Line and Caption
Instructions for Entries
beginning inventory for the
accounting period equals
stock turn. The following
formula must be used:
Add the amounts on line G
for each month divided by
the beginning inventory for
the accounting period
equals stock turn.
In summary, the inventory control records can
provide only a calculated approximation. The
records can, however, help you to keep your ships
store inventory values within the prescribed,
authorized 90-day limits.
STOCK RECORD REVIEW
Stock record review is the second stock con-
trol tool that is available to you as a ships store
manager. While you will use the inventory con-
trol records to ascertain the amount of working
capital that is available to you at any one time,
you will also use the Stock Record (NAVSUP
Form 464) to acquire the sales history and order-
ing information you will need for procuring in-
dividual stock items. You must review your stock
record cards at least once a month to determine
what specific merchandise items you should pro-
cure. For most items, your maximum stock posi-
tion should be 90 days stock. You should stock
enough deployed load items so that they will be
available for the duration of your ships deploy-
ment. If you discover that excesses exist in
certain areas, you should dispose of the excess
stock as soon as you can. The various methods
you can use to dispose of excess stock will be
discussed later in chapter 5.
By properly maintaining a Stock Record
(NAVSUP 464) for every item of ships store
stock, you, as the ships store manager, should
be able to answer the following questions about
any particular stock item.
. What are the average 4 months sales?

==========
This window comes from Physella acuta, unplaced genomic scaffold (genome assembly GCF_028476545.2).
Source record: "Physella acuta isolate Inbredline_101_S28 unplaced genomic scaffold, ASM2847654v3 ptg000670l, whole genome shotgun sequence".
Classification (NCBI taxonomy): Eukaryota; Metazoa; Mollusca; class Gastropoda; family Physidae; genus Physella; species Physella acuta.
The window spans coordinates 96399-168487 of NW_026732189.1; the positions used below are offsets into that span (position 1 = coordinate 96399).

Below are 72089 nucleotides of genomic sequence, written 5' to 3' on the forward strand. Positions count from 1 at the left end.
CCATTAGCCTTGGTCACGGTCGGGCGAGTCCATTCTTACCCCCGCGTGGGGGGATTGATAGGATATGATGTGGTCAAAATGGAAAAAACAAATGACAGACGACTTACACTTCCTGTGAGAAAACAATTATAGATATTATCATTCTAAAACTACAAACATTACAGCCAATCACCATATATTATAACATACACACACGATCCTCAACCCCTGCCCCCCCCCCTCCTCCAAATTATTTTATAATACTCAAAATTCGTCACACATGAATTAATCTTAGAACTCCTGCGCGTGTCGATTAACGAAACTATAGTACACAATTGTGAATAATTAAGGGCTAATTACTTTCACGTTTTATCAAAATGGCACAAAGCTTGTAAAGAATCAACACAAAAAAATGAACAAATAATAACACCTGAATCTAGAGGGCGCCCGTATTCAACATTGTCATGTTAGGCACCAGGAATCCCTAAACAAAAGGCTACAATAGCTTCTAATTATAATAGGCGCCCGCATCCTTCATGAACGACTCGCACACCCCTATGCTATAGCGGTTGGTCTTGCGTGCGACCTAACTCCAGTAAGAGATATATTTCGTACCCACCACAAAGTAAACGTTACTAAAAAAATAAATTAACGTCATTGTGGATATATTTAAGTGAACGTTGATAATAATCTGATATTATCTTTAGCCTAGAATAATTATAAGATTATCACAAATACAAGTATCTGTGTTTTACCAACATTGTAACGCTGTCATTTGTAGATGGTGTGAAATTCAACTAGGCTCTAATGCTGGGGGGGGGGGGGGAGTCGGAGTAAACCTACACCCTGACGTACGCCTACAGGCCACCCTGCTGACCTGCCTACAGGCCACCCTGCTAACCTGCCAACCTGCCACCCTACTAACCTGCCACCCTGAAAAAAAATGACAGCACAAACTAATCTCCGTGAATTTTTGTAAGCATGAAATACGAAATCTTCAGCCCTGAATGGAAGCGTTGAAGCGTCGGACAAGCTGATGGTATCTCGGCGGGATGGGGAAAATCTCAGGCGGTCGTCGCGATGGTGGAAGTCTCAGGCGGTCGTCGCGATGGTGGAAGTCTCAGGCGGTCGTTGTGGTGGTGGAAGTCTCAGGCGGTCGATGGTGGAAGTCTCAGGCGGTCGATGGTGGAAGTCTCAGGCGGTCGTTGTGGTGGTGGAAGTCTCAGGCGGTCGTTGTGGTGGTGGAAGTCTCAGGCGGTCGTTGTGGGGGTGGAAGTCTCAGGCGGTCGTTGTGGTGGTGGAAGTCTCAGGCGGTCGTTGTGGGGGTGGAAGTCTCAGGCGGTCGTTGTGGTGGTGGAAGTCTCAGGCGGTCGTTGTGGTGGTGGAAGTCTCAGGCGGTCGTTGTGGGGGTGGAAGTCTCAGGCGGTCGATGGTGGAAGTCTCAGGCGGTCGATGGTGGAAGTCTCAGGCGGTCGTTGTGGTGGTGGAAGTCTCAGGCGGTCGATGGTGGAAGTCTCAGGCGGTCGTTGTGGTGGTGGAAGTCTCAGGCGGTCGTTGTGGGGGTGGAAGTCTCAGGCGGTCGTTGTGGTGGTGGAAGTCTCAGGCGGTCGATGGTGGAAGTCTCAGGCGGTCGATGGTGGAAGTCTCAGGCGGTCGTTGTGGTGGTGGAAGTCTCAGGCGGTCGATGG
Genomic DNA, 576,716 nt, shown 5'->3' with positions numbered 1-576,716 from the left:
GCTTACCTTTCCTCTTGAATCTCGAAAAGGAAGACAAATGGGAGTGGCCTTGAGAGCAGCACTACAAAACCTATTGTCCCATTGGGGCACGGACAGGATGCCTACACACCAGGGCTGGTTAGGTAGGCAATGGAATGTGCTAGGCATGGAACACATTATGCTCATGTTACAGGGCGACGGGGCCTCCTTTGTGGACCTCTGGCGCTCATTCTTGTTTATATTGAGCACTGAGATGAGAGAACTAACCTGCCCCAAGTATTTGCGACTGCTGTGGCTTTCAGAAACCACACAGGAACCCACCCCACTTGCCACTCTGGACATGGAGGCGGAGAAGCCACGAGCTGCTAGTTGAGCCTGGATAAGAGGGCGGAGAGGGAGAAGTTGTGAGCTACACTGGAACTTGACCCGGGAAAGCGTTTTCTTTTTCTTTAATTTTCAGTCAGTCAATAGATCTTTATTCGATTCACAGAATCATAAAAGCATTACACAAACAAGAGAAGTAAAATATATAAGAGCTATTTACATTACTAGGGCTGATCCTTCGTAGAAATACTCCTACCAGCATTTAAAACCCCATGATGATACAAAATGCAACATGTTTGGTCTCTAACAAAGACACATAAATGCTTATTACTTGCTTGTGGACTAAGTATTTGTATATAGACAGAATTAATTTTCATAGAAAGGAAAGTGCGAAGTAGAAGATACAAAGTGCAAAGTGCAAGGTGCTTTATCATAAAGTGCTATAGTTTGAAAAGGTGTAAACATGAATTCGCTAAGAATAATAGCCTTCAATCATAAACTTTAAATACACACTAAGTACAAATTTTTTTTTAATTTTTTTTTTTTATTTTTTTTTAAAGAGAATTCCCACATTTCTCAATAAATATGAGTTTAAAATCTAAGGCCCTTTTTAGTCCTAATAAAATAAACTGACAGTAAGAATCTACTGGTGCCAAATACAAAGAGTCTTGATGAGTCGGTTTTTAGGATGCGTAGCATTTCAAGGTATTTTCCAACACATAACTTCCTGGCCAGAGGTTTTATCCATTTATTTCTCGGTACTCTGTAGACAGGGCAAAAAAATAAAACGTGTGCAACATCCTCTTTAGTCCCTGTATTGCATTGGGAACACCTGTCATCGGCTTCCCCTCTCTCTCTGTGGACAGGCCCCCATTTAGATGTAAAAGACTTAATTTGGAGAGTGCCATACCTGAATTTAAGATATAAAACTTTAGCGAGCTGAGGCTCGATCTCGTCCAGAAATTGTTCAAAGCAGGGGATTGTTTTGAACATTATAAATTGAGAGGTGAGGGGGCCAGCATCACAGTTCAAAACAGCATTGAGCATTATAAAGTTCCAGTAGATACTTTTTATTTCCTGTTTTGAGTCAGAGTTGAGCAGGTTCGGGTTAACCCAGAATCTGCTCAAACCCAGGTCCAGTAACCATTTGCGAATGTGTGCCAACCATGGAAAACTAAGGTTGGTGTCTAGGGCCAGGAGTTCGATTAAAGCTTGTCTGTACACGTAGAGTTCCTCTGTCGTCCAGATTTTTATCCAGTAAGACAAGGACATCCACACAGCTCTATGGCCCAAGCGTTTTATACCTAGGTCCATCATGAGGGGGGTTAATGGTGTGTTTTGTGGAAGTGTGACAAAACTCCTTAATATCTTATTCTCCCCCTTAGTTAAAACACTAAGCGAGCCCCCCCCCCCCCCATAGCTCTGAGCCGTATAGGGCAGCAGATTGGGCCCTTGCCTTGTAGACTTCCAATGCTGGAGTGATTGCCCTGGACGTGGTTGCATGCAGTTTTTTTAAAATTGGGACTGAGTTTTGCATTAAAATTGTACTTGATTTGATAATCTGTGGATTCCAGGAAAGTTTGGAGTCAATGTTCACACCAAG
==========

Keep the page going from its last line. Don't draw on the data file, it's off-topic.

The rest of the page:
. What quantities were ordered previously?
. What is the usual source of supply?
. What are the current cost and retail prices?
l Is there any trend in the sales pattern?
l Assuming normal sales, what is the
approximate stock situation?
Since the stock record cards are so important,
you must maintain them accurately and neatly.
The proper maintenance of stock record cards is
discussed in Ships Serviceman 3 & 2, module 2.
There are two types of errors for which you, as
a supervisor (or auditor), should be on the alert:
mechanical and procedural. As you read about
these errors, you should refer to figure 4-3.
A mechanical error results when facts and
values have not been properly recorded. In your
continual review of your stock record cards, you
may be able to correct most mechanical errors by
asking yourself these questions.
. The low limit: Is it recorded? Is it realistic?
l The cost price and the selling price: Do
they exist where applicable? (There are no sell-
ing prices for cost items.) Is the cost price
rounded to the nearest cent?
. Unit of issue: Is it recorded? Do cost and
selling prices agree with the unit of issue?
. Functional account and department: Is the
correct information recorded?
Is it complete? Does it
include the stock number (when required), the
size, and the noun name? (For example, tax-free
cigarettes; large, economy, or giant toothpaste.)
l Arithmetic: Have computations been made
accurately? Have retail sales been properly
l Format: Have lines been skipped un-
necessarily? Are the correct columns being used?
Procedural errors are usually the result of bad
planning and faulty judgment. You can avoid
many procedural errors by carefully analyzing the
information on your stock record cards. You